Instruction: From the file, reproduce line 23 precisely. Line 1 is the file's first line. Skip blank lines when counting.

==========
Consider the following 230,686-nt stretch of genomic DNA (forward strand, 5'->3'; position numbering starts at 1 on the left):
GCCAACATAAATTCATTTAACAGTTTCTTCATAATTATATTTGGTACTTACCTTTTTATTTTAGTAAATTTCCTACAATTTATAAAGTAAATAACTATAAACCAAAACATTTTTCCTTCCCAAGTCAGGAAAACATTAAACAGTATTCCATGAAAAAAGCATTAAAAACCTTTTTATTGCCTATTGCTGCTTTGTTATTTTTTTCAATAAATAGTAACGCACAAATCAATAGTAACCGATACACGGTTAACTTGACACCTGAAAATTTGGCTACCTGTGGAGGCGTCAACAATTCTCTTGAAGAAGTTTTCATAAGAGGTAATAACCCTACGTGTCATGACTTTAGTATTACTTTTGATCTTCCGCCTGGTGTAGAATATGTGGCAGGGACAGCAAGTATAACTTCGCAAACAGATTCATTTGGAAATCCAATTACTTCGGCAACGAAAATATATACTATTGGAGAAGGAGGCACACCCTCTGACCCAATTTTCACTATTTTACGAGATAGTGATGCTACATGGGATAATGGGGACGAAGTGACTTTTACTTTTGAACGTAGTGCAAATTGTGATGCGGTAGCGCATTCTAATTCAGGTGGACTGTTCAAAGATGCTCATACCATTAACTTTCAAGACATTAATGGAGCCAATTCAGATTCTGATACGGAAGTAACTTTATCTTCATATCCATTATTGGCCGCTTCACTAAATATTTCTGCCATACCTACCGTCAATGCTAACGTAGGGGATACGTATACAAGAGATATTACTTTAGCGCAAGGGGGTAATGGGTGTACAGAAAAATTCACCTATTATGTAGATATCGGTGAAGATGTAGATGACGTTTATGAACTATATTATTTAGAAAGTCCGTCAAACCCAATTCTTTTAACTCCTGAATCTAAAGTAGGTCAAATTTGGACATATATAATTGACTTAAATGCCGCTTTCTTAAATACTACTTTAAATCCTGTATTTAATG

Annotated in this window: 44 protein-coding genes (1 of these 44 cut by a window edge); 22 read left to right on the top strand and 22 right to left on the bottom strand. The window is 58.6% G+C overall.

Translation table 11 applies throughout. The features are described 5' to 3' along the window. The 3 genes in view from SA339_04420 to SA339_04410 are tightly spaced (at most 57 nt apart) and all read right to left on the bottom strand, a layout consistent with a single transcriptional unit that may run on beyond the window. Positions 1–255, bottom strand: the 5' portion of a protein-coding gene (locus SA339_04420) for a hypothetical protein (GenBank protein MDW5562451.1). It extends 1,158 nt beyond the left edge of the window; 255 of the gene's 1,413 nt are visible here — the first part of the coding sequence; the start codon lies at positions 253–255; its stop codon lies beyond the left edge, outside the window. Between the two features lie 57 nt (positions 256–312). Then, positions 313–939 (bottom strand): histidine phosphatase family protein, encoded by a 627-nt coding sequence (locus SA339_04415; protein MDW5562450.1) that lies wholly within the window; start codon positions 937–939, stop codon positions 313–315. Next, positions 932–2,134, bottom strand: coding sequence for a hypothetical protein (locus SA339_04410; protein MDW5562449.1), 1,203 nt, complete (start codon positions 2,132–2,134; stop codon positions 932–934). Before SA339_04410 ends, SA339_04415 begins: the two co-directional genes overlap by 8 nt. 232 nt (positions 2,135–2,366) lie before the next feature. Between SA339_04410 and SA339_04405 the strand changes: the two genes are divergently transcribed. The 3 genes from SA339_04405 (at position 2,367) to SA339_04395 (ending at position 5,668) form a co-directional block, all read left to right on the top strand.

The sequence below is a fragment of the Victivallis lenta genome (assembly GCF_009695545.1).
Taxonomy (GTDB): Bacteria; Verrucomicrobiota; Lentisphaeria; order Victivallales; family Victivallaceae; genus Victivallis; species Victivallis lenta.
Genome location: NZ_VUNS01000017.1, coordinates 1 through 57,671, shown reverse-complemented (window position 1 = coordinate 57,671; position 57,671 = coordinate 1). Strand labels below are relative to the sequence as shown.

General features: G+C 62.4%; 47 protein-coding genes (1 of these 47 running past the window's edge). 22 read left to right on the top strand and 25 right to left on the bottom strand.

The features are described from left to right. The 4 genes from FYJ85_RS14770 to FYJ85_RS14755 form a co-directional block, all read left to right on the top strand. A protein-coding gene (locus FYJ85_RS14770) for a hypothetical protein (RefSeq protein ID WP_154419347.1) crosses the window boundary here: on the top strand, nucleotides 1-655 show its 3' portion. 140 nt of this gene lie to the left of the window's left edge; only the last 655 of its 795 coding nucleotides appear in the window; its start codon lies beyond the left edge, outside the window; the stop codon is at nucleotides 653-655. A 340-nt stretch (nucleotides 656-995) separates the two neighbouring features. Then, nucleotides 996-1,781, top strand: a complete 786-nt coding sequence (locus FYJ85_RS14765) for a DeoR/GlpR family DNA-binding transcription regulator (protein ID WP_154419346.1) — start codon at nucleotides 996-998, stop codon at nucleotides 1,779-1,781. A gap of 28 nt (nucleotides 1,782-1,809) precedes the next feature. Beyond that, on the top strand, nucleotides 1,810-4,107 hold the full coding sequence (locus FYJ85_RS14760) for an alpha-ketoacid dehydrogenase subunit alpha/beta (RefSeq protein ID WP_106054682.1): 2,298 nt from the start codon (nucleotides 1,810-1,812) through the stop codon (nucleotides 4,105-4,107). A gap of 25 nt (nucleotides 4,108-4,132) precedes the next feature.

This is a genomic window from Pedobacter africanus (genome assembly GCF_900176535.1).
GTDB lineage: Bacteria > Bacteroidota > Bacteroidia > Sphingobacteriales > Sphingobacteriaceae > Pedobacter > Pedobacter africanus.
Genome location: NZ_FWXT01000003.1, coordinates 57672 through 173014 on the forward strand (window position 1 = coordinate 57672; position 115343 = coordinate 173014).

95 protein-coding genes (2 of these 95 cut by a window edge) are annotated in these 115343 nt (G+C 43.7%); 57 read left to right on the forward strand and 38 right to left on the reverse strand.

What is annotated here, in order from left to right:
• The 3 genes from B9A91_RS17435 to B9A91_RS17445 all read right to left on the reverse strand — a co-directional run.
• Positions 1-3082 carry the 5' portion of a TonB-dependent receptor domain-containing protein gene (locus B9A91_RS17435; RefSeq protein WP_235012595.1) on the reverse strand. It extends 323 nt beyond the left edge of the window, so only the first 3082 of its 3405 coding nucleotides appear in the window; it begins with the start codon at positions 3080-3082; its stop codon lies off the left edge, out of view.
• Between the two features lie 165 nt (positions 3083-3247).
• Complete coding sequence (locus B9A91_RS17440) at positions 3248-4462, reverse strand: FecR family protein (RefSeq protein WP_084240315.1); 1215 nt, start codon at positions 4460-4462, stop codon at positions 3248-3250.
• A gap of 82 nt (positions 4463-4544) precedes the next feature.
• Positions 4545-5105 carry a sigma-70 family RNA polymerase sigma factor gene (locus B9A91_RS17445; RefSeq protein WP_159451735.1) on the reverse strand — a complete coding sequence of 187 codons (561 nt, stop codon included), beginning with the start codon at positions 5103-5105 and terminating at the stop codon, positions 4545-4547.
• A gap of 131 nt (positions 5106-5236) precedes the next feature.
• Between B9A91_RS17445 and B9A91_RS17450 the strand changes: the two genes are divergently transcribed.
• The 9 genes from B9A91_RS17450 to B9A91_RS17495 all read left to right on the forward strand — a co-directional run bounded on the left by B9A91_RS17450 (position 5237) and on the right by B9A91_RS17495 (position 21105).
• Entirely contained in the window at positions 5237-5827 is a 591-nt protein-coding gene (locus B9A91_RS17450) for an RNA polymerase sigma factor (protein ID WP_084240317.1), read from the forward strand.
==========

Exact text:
• The 9 genes from B9A91_RS17450 to B9A91_RS17495 all read left to right on the forward strand — a co-directional run bounded on the left by B9A91_RS17450 (position 5237) and on the right by B9A91_RS17495 (position 21105).